His back turned to a glowing computer screen, Oren Etzioni ponders before answering a basic question: What is software?
“Think of a computer as a puppet,” he says. “Without software, it’s just sitting there, limp, arms dangling at its side.”
Etzioni doesn’t say it, but you just know from his demeanor that he thinks it still takes far too much human effort to make the “puppet” do much beyond arm dangling.
The computer science professor is passionate about “intelligent” computers. He says it began when he read Douglas Hofstadter’s Godel, Escher, Bach: An Eternal Golden Braid in high school. He has no patience with computers that fail to understand what people want from them.
“If you get an error message, that’s a design flaw in the computer,” he says. “The message might suggest you’ve made the mistake. But the correct way to look at it is that the machine failed to understand you.”
Using artificial intelligence—the idea that robots and computers can be taught to act like intelligent living organisms—Etzioni wants to “raise the level of discourse between people and machines by making the machines smarter.”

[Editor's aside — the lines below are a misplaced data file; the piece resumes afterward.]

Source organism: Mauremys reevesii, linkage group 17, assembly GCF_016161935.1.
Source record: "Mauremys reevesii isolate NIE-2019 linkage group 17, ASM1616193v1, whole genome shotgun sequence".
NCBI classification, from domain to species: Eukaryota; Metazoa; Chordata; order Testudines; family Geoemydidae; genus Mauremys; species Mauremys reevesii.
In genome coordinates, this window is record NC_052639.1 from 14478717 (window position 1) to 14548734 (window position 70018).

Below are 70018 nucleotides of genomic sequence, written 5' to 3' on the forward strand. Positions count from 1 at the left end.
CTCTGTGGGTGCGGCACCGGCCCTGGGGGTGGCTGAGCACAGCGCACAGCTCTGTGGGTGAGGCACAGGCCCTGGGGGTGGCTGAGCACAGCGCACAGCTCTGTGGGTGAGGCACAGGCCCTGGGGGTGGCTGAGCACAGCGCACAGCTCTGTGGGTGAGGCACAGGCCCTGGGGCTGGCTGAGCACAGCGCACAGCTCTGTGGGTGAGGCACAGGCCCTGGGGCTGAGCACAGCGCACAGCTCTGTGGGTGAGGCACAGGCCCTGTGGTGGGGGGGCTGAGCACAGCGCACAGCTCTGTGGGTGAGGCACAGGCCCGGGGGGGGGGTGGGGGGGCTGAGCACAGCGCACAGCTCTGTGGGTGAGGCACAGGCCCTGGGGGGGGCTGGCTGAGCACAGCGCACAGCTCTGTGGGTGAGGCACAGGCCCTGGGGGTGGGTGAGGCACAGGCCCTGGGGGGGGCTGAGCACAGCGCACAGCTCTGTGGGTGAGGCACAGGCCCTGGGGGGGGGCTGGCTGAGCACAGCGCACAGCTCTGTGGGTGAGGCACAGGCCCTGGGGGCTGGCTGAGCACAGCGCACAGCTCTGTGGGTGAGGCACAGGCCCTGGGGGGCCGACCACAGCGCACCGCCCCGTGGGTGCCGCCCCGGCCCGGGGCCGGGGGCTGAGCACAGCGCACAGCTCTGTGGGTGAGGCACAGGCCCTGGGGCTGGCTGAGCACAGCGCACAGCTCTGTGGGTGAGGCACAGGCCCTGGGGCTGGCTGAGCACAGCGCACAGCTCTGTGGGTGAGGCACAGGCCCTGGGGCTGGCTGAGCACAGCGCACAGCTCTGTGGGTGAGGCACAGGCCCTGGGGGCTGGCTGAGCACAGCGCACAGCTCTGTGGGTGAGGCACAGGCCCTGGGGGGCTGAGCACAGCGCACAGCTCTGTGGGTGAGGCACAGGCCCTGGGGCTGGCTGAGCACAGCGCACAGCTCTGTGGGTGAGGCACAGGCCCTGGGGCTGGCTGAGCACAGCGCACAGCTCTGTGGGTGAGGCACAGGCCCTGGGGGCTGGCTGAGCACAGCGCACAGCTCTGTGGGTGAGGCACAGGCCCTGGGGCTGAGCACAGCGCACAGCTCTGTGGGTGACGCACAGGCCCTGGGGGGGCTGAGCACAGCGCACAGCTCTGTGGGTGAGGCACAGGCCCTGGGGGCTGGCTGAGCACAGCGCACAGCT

Drawing on ideas from Hofstadter, Isaac Asimov and other visionaries, Etzioni and fellow software scientists delight in thinking about concepts with distant horizons. They foresee future civilizations where ever-helpful technologies liberate and elevate life. These technologies were spawned by something ancient and quaintly 20th century: computers.
Software engineers look to those concepts for ideas that can be applied now—or soon—by creating programs that will turn computers into the ultimate in personal assistants, capable of bringing out the best in their users and as easy and trustworthy to interact with as an old friend.
Etzioni’s efforts to make tomorrow’s computers more tolerant have resulted in “softbots.” These software robots, developed by Etzioni and Computer Science Professor Daniel Weld, could help millions of first-time computer users navigate the Internet—a network a Seattle Times columnist called “a vast, anarchical and thoroughly unorganized slag heap of raw data.”
But don’t confuse softbots with the kind of robot that vacuums the living room rug or walks the family dog. The electronic version doesn’t grip tools or go through the complex business of recognizing specific physical objects such as chairs, Etzioni explains.
Using a mouse in a menu-driven environment familiar to any PC user, Etzioni demonstrates how a softbot he calls Rodney can be instructed to find a professor’s office phone number. He tells Rodney the person’s name and the fact that he is a university professor. Nothing more.